Ardian also operates divisions focused on funds-of-funds, private debt, infrastructure, co-investments and real estate, but our focus here is on the firm’s core PE activities.
Dominique Senequier, President Senequier joined AXA in 1996 and launched the group’s private equity business the same year. Now, more than two decades later, she leads a unit with more than 450 employees spread across 12 global offices. Senequier began her career in finance as an insurance commissioner at the French Ministry of Economy and was later in charge of PE investments at GAN Group. Senequier is also a former board member at Hewlett-Packard, departing amid some company turmoil in 2011.
Dominique Gaillard, Head of Direct Fund As the overseer of Ardian’s expansion, buyout, co-investment and infrastructure activities, few at the firm are more responsible for its overall private equity strategy. Gaillard joined Ardian in 1997, one year after Senequier formed the group, and has worked to develop direct fund operations in Eastern Europe and Asia in addition to its more robust dealings in Western Europe and the US. Gaillard previously worked at Charterhouse for seven years.
Philippe Poletti, Head of Mid Cap Buyout Poletti is the point man at Ardian when it comes to buying and selling majority stakes in businesses. He has worked at the firm since 1999, leading notable investments in companies such as Spotless Group, Icare and Anios. Before joining Ardian, Poletti was the head of mergers, acquisitions and divestments at DMC, an American textiles company, and prior to that he worked at Desnoyers Group.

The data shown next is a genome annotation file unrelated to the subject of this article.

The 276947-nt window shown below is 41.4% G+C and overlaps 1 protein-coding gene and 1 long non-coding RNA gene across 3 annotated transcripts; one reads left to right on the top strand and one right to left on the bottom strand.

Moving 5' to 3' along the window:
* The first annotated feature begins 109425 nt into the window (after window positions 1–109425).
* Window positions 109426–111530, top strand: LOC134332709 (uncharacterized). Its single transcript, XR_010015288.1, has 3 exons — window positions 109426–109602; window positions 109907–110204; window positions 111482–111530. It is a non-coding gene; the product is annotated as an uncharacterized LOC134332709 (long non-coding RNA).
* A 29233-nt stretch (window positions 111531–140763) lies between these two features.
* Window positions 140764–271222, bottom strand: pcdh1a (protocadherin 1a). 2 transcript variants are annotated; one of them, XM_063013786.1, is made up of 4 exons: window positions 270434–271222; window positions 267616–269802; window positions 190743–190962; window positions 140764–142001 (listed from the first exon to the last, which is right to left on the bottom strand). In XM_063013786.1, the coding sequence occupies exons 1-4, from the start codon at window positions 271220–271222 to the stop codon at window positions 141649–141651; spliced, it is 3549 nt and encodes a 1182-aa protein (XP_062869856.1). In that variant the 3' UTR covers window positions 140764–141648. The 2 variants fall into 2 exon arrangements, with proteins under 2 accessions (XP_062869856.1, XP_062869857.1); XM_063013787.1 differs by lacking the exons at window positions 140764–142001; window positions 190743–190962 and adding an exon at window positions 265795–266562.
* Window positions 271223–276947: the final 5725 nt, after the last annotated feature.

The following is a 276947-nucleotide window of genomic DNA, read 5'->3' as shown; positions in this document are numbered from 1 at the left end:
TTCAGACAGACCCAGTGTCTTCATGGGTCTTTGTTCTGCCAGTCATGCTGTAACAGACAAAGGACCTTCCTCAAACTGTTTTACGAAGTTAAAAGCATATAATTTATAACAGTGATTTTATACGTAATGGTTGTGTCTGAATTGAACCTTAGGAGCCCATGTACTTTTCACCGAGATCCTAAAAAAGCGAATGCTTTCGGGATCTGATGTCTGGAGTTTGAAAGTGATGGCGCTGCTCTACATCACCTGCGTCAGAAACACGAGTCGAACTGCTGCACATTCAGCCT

Vincent Fandozzi, Head of North America Direct Buyouts Fandozzi stands out from the other names on this list as a recent addition to Ardian’s masthead: He joined the firm last year, making the transition from his previous position as the managing partner at Seven Mile Capital Partners, the firm he helped found. Before hanging up his own shingle, Fandozzi spent more than a decade filling various jobs at Citigroup, including a stint as the global head of M&A.
François Jerphagnon, Head of Expansion As the leader of the firm’s expansion team, Jerphagnon guides a team of 18 spread across three offices in Europe. The group pursues long-term deals with small and medium-sized businesses, completing nearly 50 investments since 2003. Prior to joining Ardian in 2001, Jerphagnon was the head of asset allocation and stock management at MACIF.
Laurent Foata, Managing Director and Head of Growth Foata is another long-time member of Ardian, having joined the firm in 2000. Before that, he worked as investment manager at BNP Private Equity for three years. His successful investments at Ardian include Ivalua, a provider of spend-management software that received a $70 million commitment from KKR earlier this year; thanks to Foata, Ardian got in on the ground floor of the business with a €3 million investment in 2011.
In the past 15 years, just about 80% of Ardian’s investments have been in European companies, according to PitchBook data, with the US accounting for another 14%. Of those European deals, 80% have targeted businesses located in the western part of the continent, with Southern Europe (i.e., Italy, Spain and Portugal) logging a 13% share.